While it is highly unlikely Santa’s little helpers will deliver to taxpayers a tax reform package by the end of 2014 that is acceptable to the Senate, the House of Representatives and the President, House Ways and Means Committee Chairman, Dave Camp, made one last attempt to move the ball forward. On December 11, 2014, shortly before Chairman Camp’s expected retirement, he formally introduced a bill in the House to adopt into law the Tax Reform Act of 2014 which he authored and circulated in proposed form to lawmakers back in February. Affixed with the label “Fixing Our Broken Tax Code So That It Works For American Families and Job Creators,” the proposal is now formally before Congress.
Our lawmakers uniformly agree that we need tax reform in this country. In fact, more than thirty (30) separate congressional hearings dedicated to tax reform have been held in recent times. There exist at least eleven (11) bipartisan working groups which are exploring tax reform. So, we appear to be headed in the right direction. The billion dollar question continues to be, will we get sufficient consensus among our lawmakers so the tax reform will become a reality?
At about the same time as Chairman Camp introduced his tax reform bill in the House, Senate Finance Committee republican staff released a report, “Comprehensive Tax Reform for 2015 and Beyond.” The report exams the history of tax development and the economic issues associated therewith. Senator Orrin Hatch, who is slated to become the Chair of the Senate Finance Committee in 2015, hopes the report will get the issues on the table and act as an invitation to both parties to roll up their shirt sleeves and work together on these tough and ever important issues.
These developments may be an indication that the impetus for tax reform is picking up steam. Hopefully, the momentum will carry into 2015 and will be strong enough to get the ball across the goal line.
Despite these developments, however, I fear tax reform is still far away from becoming a reality. Chairman Camp’s proposal spans almost 1000 pages and impacts some highly sensitive tax issues important to special interest groups. While his proposed legislation cuts both ways (i.e., has provisions that each party could support), the question continues to be whether adequate consensus can be achieved in Washington to pass comprehensive tax reform legislation. Time will tell.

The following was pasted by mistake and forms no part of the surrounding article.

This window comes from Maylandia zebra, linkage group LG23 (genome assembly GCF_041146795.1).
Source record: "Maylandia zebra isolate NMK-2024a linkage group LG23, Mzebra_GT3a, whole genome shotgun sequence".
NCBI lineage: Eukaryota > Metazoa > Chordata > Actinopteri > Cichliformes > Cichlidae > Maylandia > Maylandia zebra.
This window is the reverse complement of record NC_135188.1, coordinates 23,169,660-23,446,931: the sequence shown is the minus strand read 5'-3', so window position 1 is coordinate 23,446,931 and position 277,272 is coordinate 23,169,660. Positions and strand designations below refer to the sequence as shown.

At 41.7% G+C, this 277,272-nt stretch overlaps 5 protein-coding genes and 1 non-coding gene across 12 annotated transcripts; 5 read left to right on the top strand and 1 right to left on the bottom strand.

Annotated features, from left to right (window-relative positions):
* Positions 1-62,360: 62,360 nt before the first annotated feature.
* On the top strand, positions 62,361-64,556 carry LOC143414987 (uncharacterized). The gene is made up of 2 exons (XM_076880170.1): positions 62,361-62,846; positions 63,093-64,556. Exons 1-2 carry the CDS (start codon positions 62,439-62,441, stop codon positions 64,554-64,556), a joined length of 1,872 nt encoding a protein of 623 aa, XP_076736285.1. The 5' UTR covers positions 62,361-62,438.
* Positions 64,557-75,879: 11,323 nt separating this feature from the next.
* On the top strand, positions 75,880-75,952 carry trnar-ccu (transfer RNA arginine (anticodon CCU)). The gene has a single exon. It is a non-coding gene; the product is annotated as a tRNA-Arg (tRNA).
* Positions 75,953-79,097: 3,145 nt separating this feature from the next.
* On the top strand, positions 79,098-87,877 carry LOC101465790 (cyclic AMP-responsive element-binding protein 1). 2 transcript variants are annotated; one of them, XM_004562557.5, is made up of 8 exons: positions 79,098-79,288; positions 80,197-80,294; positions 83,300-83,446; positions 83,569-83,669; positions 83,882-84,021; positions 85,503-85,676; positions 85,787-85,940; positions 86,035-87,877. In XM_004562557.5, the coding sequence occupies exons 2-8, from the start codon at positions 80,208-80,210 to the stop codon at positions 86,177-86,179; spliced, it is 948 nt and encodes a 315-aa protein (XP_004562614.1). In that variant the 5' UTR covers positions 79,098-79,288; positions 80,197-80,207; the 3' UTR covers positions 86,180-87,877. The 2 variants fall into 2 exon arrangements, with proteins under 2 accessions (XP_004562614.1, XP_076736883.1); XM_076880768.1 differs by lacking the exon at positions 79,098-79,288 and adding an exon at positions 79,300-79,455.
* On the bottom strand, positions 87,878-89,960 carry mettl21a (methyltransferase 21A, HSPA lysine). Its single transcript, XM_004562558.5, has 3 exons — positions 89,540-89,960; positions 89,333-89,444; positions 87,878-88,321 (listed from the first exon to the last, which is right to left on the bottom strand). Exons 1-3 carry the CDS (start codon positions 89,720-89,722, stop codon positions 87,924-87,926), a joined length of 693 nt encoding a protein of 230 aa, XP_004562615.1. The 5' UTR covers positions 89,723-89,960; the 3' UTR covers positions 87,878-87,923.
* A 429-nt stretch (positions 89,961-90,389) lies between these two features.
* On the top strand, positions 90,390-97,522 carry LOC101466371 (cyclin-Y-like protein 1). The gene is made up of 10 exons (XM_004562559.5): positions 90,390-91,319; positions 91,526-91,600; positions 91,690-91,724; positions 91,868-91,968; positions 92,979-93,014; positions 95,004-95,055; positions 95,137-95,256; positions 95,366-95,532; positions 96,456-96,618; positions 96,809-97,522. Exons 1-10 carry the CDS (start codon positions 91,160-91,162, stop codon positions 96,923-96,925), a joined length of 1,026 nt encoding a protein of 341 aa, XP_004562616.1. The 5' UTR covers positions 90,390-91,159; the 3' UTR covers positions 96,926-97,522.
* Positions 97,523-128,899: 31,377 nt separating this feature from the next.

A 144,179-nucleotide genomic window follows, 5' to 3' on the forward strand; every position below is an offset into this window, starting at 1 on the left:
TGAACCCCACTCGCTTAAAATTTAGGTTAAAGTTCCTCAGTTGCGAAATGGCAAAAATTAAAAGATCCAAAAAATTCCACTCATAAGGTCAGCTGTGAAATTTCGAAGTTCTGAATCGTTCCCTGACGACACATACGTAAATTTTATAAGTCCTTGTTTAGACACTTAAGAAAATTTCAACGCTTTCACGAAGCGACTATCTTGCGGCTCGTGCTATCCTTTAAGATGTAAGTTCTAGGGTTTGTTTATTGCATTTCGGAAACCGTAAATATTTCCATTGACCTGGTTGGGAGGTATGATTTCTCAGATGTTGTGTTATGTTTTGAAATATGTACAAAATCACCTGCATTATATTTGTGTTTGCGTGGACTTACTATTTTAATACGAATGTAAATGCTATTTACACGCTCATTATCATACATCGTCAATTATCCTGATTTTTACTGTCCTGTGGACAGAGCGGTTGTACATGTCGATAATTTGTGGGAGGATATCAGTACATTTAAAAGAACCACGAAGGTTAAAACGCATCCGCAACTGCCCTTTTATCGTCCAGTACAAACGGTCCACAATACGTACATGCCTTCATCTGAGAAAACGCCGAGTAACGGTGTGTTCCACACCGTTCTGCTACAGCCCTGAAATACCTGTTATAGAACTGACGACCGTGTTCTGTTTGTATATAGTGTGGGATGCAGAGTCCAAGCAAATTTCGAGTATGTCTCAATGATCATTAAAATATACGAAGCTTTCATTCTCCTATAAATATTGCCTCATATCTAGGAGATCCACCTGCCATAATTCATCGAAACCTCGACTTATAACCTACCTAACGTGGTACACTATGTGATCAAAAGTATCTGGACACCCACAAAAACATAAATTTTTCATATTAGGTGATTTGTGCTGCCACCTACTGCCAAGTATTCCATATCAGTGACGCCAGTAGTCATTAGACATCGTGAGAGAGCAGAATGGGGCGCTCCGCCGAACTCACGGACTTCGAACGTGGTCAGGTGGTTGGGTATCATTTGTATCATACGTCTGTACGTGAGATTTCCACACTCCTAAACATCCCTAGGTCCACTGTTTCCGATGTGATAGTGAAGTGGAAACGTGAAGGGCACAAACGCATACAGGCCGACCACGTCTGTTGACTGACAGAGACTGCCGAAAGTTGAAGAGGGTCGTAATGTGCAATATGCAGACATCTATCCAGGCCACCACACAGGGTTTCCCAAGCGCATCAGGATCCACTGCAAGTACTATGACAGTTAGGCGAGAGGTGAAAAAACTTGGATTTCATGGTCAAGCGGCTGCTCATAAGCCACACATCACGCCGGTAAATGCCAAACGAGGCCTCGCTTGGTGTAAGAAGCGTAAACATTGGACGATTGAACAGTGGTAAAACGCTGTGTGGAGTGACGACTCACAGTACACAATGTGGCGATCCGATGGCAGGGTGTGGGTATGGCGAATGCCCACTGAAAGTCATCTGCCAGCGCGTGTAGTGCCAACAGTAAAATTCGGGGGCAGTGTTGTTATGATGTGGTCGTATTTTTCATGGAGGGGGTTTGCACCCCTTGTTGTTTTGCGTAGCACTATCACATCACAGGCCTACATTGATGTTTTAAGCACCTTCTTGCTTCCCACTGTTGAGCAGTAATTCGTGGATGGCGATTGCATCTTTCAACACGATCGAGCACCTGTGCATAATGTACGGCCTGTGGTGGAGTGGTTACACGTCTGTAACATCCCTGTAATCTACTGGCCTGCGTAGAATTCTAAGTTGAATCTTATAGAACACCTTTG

Larry J. Brant is a Shareholder in Garvey Schubert Barer, a law firm based out of the Pacific Northwest, with offices in Seattle, Washington; Portland, Oregon; New York, New York; Washington, D.C.; and Beijing, China. Mr. Brant practices in the Portland office. His practice focuses on tax, tax controversy and transactions. Mr. Brant is a past Chair of the Oregon State Bar Taxation Section. He was the long term Chair of the Oregon Tax Institute, and is currently a member of the Board of Directors of the Portland Tax Forum. Mr. Brant has served as an adjunct professor, teaching corporate taxation, at Northwestern School of Law, Lewis and Clark College. He is an Expert Contributor to Thomson Reuters Checkpoint Catalyst. Mr. Brant is a Fellow in the American College of Tax Counsel. He publishes articles on numerous income tax issues, including Taxation of S Corporations, Reasonable Compensation, Circular 230, Worker Classification, IRC § 1031 Exchanges, Choice of Entity, Entity Tax Classification, and State and Local Taxation. Mr. Brant is a frequent lecturer at local, regional and national tax and business conferences for CPAs and attorneys. He was the 2015 Recipient of the Oregon State Bar Tax Section Award of Merit.